Encoding trouble

Apparently for historic reasons WordPress’s database connection doesn’t use UTF-8 as it’s character encoding. This has led to all kinds of odd problems for people using UTF-8 as character encoding for their blog.

  1. If you dump your database e.g. using the WordPress Database Backup plugin you will get a nice, gzipped .sql file. Opening this text file with a good text editor will result in auto-detection of it’s UTF-8 format. Even though you may believe your data is stored in UTF-8, importing it using PHPMyAdmin as UTF-8 will result in a real mess: all non-ASCII characters are mangled. You have to import using “latin1” which is very counter-intuitive.
  2. Searching behaves oddly in some cases. For example searching the post „Über uns“ (German for „About us“) finds it only if you search with a capital Ü not a lowercase ü. From MySQL’s point of view it’s behaving perfectly fine. All it sees is two byte sequences that have nothing much in common in the context of the latin1 collation: C3 9C and C3 BC.
  3. The same applies for any SELECTs you may be doing in a plugin you are developing. That’s the way I stumbled upon this.

The reasons for these problems are:

  • All the blog’s tables in MySQL are set to some latin1 encoding.
  • WordPress’s database connection uses latin1 as well.

I have had a nice few days’ work figuring this out as I couldn’t find the lines in WordPress’s source that were to blame. Which was futile anyway. The fault didn’t lie in any of WordPress‘ code but in the absence of the correct code.

In the end I dumped the blog’s tables, changed all the encoding flags to „utf8_general_ci“ (which may not be strictly necessary) and applied this patch to my version 2.0.4 code. Then I imported my SQL dump back into the database using UTF-8 as encoding this time.

The patch uses „SET NAMES ‘utf8′“ to tell MySQL to use UTF-8 for all communication with WordPress. This may be better than the more obvious „SET CHARACTER SET ‘utf8′“. The MySQL manual hints at problems with the latter in MySQL 4.1 that were fixed in 4.1.1. „SET NAMES“ also seems to force character_set_connection to the given encoding instead of setting it to the database’s encoding.

Here are the respective parts from the MYSQL manual

NAMES {‘charset_name’ [COLLATE ‘collation_name’} | DEFAULT}
SET NAMES sets the three session system variables character_set_client, character_set_connection, and character_set_results to the given character set. Setting character_set_connection to charset_name also sets collation_connection to the default collation for charset_name. The optional COLLATE clause may be used to specify a collation explicitly. See Section 10.4, “Connection Character Sets and Collations”.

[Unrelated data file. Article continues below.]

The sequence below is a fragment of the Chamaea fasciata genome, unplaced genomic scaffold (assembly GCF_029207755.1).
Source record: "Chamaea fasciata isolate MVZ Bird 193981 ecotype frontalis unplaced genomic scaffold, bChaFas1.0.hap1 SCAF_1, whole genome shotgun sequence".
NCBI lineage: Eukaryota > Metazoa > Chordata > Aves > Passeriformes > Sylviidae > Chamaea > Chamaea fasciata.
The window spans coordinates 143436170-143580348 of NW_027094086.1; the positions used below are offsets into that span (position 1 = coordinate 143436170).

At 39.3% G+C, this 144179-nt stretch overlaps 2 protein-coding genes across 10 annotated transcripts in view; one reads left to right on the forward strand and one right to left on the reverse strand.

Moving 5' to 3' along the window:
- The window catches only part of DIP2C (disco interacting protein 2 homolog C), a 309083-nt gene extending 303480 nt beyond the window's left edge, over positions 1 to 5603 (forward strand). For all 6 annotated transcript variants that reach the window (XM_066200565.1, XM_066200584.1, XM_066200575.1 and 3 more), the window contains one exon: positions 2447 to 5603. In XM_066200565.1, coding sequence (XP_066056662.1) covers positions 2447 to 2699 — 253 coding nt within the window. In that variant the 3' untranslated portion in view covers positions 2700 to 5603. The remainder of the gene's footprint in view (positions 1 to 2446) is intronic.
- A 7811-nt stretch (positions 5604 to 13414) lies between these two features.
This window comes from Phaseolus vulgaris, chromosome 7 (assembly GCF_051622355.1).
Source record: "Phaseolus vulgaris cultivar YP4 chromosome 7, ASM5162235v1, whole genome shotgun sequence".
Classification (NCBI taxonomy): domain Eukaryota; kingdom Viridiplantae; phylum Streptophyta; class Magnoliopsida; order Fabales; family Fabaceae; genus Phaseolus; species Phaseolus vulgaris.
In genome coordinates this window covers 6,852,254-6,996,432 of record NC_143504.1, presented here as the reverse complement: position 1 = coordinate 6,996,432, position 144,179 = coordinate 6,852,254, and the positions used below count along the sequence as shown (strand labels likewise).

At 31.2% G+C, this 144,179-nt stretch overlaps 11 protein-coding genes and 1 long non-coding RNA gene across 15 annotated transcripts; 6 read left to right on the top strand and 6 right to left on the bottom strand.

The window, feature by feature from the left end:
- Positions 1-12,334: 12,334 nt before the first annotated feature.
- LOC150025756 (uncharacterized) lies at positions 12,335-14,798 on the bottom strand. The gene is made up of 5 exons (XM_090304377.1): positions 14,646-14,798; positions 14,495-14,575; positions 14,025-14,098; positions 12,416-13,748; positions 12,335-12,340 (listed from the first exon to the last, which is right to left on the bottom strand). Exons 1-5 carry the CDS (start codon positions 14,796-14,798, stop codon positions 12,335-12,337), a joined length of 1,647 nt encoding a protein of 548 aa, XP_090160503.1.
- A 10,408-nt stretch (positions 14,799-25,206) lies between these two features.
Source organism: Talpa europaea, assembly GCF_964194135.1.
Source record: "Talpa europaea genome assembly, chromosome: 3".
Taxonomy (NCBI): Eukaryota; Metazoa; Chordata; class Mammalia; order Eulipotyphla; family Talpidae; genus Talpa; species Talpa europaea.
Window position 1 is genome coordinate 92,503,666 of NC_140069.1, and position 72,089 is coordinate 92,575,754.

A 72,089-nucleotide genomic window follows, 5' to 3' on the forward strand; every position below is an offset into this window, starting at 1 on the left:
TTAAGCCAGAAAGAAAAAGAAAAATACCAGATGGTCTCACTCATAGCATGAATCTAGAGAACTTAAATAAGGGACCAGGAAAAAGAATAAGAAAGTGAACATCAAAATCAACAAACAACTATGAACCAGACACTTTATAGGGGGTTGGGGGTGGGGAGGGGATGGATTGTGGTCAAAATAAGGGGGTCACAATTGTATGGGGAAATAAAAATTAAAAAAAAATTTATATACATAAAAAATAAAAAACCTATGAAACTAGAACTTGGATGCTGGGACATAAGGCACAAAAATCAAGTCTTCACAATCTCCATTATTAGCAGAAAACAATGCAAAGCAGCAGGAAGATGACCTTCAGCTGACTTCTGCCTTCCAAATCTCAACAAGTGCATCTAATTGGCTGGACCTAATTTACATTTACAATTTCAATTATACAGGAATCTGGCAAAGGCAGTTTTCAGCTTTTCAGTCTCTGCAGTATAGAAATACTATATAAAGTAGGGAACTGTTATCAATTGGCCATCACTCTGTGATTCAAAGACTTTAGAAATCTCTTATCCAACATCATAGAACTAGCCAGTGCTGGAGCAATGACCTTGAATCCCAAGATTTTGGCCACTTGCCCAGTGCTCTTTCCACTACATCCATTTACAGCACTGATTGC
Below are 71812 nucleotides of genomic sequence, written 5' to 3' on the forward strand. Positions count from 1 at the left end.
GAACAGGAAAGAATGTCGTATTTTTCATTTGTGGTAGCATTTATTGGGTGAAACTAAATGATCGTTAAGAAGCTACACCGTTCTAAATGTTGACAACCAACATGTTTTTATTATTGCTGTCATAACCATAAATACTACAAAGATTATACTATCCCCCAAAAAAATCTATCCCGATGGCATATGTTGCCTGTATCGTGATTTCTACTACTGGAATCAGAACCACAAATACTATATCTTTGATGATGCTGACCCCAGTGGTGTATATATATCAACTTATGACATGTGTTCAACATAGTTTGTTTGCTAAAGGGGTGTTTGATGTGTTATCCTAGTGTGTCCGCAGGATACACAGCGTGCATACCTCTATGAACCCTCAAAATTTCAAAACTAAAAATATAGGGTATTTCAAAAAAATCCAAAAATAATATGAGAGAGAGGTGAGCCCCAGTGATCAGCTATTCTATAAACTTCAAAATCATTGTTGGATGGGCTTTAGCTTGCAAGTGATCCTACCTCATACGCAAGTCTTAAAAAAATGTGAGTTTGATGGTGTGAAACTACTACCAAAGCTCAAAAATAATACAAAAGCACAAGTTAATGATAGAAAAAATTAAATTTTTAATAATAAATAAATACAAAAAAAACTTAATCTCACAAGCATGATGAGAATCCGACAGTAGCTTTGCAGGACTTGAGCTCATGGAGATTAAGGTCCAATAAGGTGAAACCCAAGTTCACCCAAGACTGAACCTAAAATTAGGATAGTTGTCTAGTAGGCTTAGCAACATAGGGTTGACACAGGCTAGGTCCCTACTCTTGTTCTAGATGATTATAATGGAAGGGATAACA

CHARACTER SET {charset_name | DEFAULT}
This maps all strings from and to the client with the given mapping. Before MySQL 4.1, the only allowable value for charset_name is cp1251_koi8, but you can add new mappings by editing the sql/convert.cc file in the MySQL source distribution. As of MySQL 4.1.1, SET CHARACTER SET sets three session system variables: character_set_client and character_set_results are set to the given character set, and character_set_connection to the value of character_set_database. See Section 10.4, “Connection Character Sets and Collations”.
The default mapping can be restored by using the value DEFAULT. The default depends on the server configuration.
Note that the syntax for SET CHARACTER SET differs from that for setting most other options.

All this mess resolved and there still is a problem left:
This works:
SELECT ID FROM wp_talentboerse_posts WHERE post_status = ‘static’ AND post_title = ‘Über uns’
This doesn’t
SELECT ID FROM wp_talentboerse_posts WHERE post_status = ‘static’ AND post_title = ‘Über uns’
The SQL statements seem identical. The reason for this is that the Unicode character “Ü” can be stored in a pre-composed or a decomposed way: either as “Ü” (U+00DC) itself or alternatively as “U” and “¨” (U+0055 U+0308). The “¨” knows how to merge with preceding glyphs that support it. The result is an “Ü”.

These statements may or may not work when this text reaches you. It’s always possible that decomposed characters get converted to pre-composed ones (or vice versa) by the text processing that is applied at the many stages until you finally read them.

You could suggest doing this sort of conversion by default. That doesn’t solve the underlying problem, though. You would have to do this in every conceivable data path into your database. It might become slow. Thus it’s just a workaround.

On an aside: Firefox seems to have a display problem for the decomposed “Ü”. It’s display of pre-composed and decomposed characters is not identical. At least up to version ÜÜ.

Update: After another few days I have found someone else describing this MySQL bug. This user has the same problem with Ös. ;)

Update 2: Now that I could verify the location of the problem I implemented the workaround described above. Everything appears to be working as it should now. I may release this mysterious plugin after some more in depth testing.

Related links
Unicode’s dirty little secret – Anne’s Weblog

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